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'The COVID-19 level is severe' | San Antonio mayor to issue emergency alert

Children are in the ICU, some of them on ventilators, officials said in a news conference Wednesday. Judge Nelson Wolff also had harsh words for Gov. Greg Abbott.

SAN ANTONIO — San Antonio Mayor Ron Nirenberg said in a news conference Wednesday that the COVID-19 level in San Antonio has reached severe. An emergency alert is expected to be issued to residents later in the day.

"Elective surgeries are being put on hold because COVID patients are once again holding up our hospitals," Nirenberg said. "88% of those hospitalized are unvaccinated."

Nirenberg said as of Wednesday, there are 12 new deaths reported and 62 others are also under investigation. He then addressed people who have doubts about the efficiency of the vaccine.

"For anyone who says that the vaccine doesn't work, take a look at that graph," he said, pointing to data showing the majority of those hospitalizations are people who are unvaccinated.

Credit: City of San Antonio

As he continued to share more about the dire situation the city faces, he stressed the grim reality of more tragic news to come.

"We do expect more deaths to be reported in the weeks following," he said. "In the meantime, mask up."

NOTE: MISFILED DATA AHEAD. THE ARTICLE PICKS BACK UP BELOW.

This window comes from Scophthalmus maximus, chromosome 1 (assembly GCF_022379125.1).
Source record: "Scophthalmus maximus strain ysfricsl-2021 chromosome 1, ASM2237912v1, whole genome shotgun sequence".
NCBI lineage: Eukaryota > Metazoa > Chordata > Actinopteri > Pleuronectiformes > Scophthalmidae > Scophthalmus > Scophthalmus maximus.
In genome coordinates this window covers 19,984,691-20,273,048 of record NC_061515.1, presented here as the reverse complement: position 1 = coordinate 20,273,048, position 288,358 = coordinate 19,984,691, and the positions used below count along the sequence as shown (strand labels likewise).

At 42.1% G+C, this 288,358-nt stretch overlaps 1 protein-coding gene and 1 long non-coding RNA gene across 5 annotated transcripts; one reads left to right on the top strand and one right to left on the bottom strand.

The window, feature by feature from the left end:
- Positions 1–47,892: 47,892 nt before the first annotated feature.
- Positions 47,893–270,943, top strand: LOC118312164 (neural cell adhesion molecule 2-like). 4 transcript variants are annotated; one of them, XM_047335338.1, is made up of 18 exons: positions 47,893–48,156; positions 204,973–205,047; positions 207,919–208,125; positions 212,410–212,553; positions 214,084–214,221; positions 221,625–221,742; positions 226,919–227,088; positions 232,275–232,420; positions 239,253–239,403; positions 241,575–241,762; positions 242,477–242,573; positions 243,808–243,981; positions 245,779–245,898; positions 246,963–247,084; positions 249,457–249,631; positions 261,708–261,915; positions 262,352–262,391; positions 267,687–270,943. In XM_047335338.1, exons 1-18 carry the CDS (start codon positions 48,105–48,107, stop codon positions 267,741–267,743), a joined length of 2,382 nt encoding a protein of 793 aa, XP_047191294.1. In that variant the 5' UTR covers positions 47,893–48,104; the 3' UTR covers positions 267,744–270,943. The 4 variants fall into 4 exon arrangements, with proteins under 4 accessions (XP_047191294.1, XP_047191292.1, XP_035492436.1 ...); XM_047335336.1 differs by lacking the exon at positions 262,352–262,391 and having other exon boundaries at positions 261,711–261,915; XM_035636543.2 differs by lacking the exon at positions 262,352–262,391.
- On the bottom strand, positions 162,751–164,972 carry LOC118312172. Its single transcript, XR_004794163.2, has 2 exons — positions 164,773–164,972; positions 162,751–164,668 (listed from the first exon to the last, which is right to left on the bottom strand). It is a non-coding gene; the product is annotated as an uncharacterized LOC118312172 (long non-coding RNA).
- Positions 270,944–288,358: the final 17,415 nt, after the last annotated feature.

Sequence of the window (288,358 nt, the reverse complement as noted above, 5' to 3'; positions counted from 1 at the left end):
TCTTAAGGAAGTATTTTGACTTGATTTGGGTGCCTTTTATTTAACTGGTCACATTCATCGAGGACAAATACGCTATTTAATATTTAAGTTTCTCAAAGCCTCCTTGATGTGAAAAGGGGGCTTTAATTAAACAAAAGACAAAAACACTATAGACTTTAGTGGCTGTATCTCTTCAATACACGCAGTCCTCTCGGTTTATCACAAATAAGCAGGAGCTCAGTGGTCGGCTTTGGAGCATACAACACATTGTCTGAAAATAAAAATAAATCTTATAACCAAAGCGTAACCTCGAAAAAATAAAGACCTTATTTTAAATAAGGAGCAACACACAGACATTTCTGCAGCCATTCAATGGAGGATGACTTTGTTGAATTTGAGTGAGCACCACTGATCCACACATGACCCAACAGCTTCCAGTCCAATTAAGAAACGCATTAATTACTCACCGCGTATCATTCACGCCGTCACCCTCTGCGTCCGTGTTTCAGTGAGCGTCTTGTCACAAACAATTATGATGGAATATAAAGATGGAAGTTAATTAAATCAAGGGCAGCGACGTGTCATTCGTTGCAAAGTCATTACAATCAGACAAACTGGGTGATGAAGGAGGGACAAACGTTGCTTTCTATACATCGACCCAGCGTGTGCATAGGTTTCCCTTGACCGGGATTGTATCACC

The mayor encouraged everyone who is eligible to can get vaccinated to keep hospitalizations as low as possible.

"This time, we have the tools to fight back," Nirenberg said. "Vaccinated people aren't likely to get severely ill, but they can spread the virus."

Bexar County Judge Nelson Wolff pointed out that children should be at the forefront of people who are unsure about whether they should get vaccinated.

"We have an 11-month-old in the hospital right now," he said.

Wolff said 99.5% deaths in Texas so far have been unvaccinated people.

"Two simple things – it's up to the citizens to put out this fire: Mask up and get vaccinated!" he shouted.

Metro Health said the delta variant currently accounts for 88% of new COVID-19 cases. A representative said they have received lots of feedback from people worried about the side effects from getting a vaccine. 

Dr. Charles Hankins, a local pediatrician, also spoke – saying there is a 4-year-old in the ICU on a ventilator. And he also said there are four children dealing with RSV on ventilators, too.

"This is different, this delta variant is different," he said. "If parents and those 12 and up can get vaccinated – we can protect those who aren't old enough to get vaccinated."

Dr. Hankins pointed out that a recent heart surgery, which was not elective, had to be postponed because of so many children needing care in the hospital. He said he expects the vaccine to be available for children under 12 sometime in the fall.

Judge Wolff expressed frustration over Governor Greg Abbott's executive order which prevents mask mandates in Texas and can potentially remove anyone serving in public office while also fining them.

"The only person who needs to be removed from office is the governor," Wolff said.

Metro Health said it recently met with school district superintendents to discuss the CDC guidance about masking for those not old enough to be vaccinated.

Metro Health also said if you are fully vaccinated and exposed to someone with COVID-19, you should follow the latest CDC recommendation which was announced last week – and that is to get tested three to five days after the exposure.

To watch the news conference, click here.